Admittedly, some of the recent Harvest Moon games haven’t lived up to the series’ standards, but thanks to charming characters, witty writing, and its simple yet deep gameplay, there’s a very good argument that this first Harvest Moon game remains the best in the franchise.
9. Illusion of Gaia
The spiritual sequel to Soul Blazer exchanged the town-building mechanics of its predecessor for more involved combat, which honestly made it a better game overall. Illusion of Gaia also forgoes the traditional leveling of most RPGs for a roguelike system where protagonist Will can choose to increase his attack, defense, or health stats after clearing each room of enemies. As such, how you choose to proceed can make the final bosses of each dungeon significantly easier or much more difficult.
While it’s not technically set in the real world, Illusion of Gaia does incorporate several real-life locations, such as Egyptian pyramids, Incan ruins, and the Great Wall of China, leading to some of the most unique locales in any SNES RPG. It’s also a much better-looking game than Soul Blazer, fixing one of its predecessor’s biggest flaws.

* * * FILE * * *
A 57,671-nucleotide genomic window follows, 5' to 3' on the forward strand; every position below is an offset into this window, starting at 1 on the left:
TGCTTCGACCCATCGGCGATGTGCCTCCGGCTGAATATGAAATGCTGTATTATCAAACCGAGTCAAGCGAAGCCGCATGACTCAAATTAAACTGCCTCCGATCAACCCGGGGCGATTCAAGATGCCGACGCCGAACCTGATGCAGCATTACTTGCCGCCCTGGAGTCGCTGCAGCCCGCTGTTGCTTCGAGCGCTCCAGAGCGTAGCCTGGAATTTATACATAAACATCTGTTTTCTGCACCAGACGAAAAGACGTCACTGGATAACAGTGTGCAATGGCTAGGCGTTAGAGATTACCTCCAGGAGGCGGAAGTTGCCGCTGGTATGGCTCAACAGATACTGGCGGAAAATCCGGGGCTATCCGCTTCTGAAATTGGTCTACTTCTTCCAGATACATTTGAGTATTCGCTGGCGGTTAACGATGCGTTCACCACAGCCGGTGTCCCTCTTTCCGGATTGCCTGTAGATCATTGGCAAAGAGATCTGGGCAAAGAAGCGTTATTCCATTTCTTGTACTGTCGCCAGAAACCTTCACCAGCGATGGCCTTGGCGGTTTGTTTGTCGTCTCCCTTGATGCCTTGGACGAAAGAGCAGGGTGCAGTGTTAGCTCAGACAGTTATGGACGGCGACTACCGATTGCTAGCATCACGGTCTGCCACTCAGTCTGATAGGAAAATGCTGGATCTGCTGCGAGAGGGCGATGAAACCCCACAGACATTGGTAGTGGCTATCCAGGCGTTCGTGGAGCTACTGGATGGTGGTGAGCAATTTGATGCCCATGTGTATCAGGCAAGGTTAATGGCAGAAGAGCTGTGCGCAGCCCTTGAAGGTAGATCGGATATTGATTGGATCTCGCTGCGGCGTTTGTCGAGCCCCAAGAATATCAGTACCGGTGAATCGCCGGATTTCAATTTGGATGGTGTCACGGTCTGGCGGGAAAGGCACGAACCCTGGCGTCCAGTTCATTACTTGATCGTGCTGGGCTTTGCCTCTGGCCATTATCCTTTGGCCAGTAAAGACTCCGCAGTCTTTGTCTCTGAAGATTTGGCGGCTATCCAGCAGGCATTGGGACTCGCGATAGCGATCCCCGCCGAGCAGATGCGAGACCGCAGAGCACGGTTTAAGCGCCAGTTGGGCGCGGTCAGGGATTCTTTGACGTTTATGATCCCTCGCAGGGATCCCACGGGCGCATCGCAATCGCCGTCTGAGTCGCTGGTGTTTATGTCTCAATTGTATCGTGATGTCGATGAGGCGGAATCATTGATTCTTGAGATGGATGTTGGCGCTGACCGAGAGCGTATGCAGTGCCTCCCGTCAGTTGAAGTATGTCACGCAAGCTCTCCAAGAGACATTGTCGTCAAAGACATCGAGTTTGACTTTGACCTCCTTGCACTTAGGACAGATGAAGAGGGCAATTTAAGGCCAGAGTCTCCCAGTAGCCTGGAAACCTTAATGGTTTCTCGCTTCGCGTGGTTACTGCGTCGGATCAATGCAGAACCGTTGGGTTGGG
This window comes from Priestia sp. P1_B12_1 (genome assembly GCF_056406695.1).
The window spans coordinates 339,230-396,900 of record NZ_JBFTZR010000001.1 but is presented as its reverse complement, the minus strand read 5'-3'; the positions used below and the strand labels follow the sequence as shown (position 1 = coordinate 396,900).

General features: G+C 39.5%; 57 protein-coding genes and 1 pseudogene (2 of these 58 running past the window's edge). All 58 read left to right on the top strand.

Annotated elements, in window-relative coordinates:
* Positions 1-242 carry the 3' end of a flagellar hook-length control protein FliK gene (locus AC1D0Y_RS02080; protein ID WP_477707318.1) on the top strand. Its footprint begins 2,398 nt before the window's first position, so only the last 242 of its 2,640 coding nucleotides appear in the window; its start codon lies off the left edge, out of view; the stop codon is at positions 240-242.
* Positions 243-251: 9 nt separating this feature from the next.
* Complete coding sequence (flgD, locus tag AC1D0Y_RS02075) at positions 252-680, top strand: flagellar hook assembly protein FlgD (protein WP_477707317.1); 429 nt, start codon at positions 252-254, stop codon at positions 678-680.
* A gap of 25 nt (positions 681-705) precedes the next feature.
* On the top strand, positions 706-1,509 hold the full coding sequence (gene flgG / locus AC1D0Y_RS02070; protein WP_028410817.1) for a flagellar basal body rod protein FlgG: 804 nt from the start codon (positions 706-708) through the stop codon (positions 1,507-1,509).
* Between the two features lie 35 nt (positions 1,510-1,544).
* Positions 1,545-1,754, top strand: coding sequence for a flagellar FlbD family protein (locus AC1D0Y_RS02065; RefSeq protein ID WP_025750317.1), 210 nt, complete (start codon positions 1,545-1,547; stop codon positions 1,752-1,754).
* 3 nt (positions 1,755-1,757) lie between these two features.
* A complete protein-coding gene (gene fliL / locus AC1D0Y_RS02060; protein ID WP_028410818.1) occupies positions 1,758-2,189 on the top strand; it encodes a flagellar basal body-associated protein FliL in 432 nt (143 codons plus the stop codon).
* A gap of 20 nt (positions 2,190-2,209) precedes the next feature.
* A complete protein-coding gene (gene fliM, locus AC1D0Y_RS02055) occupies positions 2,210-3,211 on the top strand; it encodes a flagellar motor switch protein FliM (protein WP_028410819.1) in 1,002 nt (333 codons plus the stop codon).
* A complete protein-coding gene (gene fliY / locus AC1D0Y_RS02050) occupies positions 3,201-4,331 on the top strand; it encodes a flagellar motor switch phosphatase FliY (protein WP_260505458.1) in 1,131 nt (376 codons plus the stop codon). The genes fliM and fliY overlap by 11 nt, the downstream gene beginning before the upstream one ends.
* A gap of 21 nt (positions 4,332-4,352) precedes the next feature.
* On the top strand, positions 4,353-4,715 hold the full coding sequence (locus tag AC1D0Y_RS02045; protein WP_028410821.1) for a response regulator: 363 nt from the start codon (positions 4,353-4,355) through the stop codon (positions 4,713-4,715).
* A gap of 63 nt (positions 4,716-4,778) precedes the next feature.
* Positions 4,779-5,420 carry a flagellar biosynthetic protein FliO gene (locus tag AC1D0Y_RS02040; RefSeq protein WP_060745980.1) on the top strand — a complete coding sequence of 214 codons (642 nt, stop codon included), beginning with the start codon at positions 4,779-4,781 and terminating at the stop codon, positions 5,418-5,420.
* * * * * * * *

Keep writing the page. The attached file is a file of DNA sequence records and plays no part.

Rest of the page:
8. Secret of Evermore
Square Enix (then Squaresoft) is primarily a Japanese developer, but after the massive success of multiple titles in the ‘90s, they decided to give an American studio a crack at the Square formula. While the basic gameplay of Secret of Evermore is obviously inspired by the superior Secret of Mana, Evermore mixes things up by restricting combat to just you and your trusty dog. There’s also a new alchemy mechanic that allows you to create potions when battling the game’s many tough bosses.
For better or worse, Evermore is also graphically a much darker game than other Square titles of the era. It all mostly works here, but Square was ultimately not interested in pursuing Americanized versions of its games and Evermore is now more of a curiosity than anything else.
7. Ogre Battle: The March of the Black Queen